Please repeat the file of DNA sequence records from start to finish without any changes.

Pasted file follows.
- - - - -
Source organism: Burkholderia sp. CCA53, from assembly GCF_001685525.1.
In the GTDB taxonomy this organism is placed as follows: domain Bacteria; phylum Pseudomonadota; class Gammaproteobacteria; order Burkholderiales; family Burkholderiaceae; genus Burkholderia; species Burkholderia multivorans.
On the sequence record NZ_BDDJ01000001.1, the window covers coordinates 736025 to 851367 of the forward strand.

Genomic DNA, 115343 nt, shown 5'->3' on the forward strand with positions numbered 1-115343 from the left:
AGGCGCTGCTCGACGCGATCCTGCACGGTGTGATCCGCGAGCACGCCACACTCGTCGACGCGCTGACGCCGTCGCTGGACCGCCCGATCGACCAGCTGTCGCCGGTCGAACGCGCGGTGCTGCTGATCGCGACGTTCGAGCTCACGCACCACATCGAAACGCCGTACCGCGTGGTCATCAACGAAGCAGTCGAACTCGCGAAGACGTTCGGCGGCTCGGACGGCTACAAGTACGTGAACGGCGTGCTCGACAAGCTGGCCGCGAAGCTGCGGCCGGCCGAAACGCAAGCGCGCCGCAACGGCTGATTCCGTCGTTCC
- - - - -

Source organism: Burkholderia sp. CCA53, from assembly GCF_001685525.1.
In the GTDB taxonomy this organism is placed as follows: domain Bacteria; phylum Pseudomonadota; class Gammaproteobacteria; order Burkholderiales; family Burkholderiaceae; genus Burkholderia; species Burkholderia multivorans.
On the sequence record NZ_BDDJ01000001.1, the window covers coordinates 736025 to 851367 of the forward strand.

Genomic DNA, 115343 nt, shown 5'->3' on the forward strand with positions numbered 1-115343 from the left:
AGGCGCTGCTCGACGCGATCCTGCACGGTGTGATCCGCGAGCACGCCACACTCGTCGACGCGCTGACGCCGTCGCTGGACCGCCCGATCGACCAGCTGTCGCCGGTCGAACGCGCGGTGCTGCTGATCGCGACGTTCGAGCTCACGCACCACATCGAAACGCCGTACCGCGTGGTCATCAACGAAGCAGTCGAACTCGCGAAGACGTTCGGCGGCTCGGACGGCTACAAGTACGTGAACGGCGTGCTCGACAAGCTGGCCGCGAAGCTGCGGCCGGCCGAAACGCAAGCGCGCCGCAACGGCTGATTCCGTCGTTCC